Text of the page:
Translating Green-Building Certification on an International Level

Written By Gabrielle Hughes | March 14, 2012
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The promotion of green buildings has been a domestic trend for over a decade, and within the past two years, desire to achieve environmentally friendly recognition has reached global level. Buildings worldwide are utilizing U.S.-based processes to efficiently use energy and water resources, and drastically reduce waste and pollution. While many structures are reaching green certification with ease, following the framework of standards set up by the United States has proven to be problematic for some international projects.

LEED, which stands for Leadership in Energy and Environmental Design, is considered to be the benchmark for the verification of environmentally friendly structures. Originally incepted in 1998, LEED was developed by the U.S. Green Building Council to outline ecological design, construction, and maintenance solutions for the owners and operators of buildings. Currently, LEED standards have been applied to more than 7,000 projects in the U.S., and implemented in over 30 countries.

Since 2009, forty percent of registered LEED projects have come from outside the United States. China is the leading country in receiving LEED seals of approval, followed by the United Arab Emirates, Brazil, Canada, India, Mexico, and then Germany. With environmental credentials becoming commonplace, some of the world’s largest buildings, like the Taipei 101, the Seoul Finance Center, and the U.S. Embassy compound in Madagascar have devoted extra time and money to certify their buildings green.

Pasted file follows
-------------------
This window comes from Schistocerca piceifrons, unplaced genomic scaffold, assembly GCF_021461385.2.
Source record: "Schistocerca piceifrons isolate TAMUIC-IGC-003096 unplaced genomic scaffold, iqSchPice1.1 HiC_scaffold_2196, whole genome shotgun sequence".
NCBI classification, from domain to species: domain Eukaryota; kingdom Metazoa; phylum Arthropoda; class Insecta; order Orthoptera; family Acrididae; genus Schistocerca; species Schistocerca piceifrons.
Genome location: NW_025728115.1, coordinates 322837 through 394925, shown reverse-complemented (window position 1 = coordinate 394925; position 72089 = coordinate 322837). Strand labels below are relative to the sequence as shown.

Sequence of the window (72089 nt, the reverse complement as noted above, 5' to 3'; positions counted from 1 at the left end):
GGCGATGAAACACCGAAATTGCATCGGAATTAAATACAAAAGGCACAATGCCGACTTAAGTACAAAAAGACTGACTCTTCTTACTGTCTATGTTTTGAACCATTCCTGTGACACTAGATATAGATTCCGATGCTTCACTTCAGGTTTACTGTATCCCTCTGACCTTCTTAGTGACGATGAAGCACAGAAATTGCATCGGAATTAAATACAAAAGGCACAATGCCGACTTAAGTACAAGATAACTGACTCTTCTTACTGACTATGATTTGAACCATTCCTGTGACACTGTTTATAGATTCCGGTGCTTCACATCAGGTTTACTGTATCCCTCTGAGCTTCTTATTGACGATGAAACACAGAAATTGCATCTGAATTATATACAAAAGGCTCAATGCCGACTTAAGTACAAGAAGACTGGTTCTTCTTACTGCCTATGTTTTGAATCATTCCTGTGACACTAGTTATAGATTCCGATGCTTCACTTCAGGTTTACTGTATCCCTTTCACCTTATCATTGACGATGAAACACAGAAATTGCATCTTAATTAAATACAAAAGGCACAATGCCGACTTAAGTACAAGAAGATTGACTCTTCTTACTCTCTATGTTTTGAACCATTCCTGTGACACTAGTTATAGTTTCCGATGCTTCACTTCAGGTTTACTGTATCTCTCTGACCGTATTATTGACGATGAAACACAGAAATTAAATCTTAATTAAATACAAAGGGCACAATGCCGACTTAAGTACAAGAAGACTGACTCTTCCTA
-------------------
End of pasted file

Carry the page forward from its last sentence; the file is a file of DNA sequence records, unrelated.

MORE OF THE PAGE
At the same time, the global expansion of organizations like LEED is proving to be troublesome for international markets wishing to partake. While green residential structures continue to be on the rise domestically, LEED certification for individual homes is exceptionally limited outside of the U.S. and Canada; new construction residential buildings must be at least four stories high before being considered for certification. All foreign buildings hoping to become LEED certified face potential language barriers because submitted documentation must be in English, or complete with English translations. Projects are also required to submit information in U.S. customary units; considering the majority of the world uses the metric system, conversions must be done by a great number of applicants. Furthermore, climate, culture, and availability of materials vary throughout the world, and taking individual circumstances into account are causing additional delays in LEED's international growth.

While adjustments will certainly be required to expand Americanized green-building certifications, LEED is gradually beginning to accommodate foreign markets. So far, materials for ecological validation have been translated into Portuguese, Spanish, and Chinese, and LEED officials are hoping to streamline applications to eventually deliver a uniform global brand. International applicants are consistently being asked for feedback, and standard systems are becoming individualized, based on climate and other local characteristics. For many in the world's building community, coping with these difficulties will prove to be a worthwhile cause, as developing countries find green building certification to be a merit of excellence and efficiency.

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